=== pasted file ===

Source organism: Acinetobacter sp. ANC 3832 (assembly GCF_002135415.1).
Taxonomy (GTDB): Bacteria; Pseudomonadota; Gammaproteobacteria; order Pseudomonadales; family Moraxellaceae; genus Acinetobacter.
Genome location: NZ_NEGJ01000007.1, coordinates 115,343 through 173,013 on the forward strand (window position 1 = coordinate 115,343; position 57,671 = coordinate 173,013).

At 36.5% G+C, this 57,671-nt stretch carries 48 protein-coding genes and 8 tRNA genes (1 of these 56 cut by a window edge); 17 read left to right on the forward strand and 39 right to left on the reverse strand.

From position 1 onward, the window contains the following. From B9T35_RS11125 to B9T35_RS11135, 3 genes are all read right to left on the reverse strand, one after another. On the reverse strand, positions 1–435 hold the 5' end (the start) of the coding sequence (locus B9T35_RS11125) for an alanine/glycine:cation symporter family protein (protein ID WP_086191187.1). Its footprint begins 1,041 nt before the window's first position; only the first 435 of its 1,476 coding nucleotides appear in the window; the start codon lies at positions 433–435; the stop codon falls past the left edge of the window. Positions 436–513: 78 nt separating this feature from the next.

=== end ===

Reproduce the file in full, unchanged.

Source organism: Acinetobacter sp. ANC 3832 (assembly GCF_002135415.1).
Taxonomy (GTDB): Bacteria; Pseudomonadota; Gammaproteobacteria; order Pseudomonadales; family Moraxellaceae; genus Acinetobacter.
Genome location: NZ_NEGJ01000007.1, coordinates 115,343 through 173,013 on the forward strand (window position 1 = coordinate 115,343; position 57,671 = coordinate 173,013).

At 36.5% G+C, this 57,671-nt stretch carries 48 protein-coding genes and 8 tRNA genes (1 of these 56 cut by a window edge); 17 read left to right on the forward strand and 39 right to left on the reverse strand.

From position 1 onward, the window contains the following. From B9T35_RS11125 to B9T35_RS11135, 3 genes are all read right to left on the reverse strand, one after another. On the reverse strand, positions 1–435 hold the 5' end (the start) of the coding sequence (locus B9T35_RS11125) for an alanine/glycine:cation symporter family protein (protein ID WP_086191187.1). Its footprint begins 1,041 nt before the window's first position; only the first 435 of its 1,476 coding nucleotides appear in the window; the start codon lies at positions 433–435; the stop codon falls past the left edge of the window. Positions 436–513: 78 nt separating this feature from the next.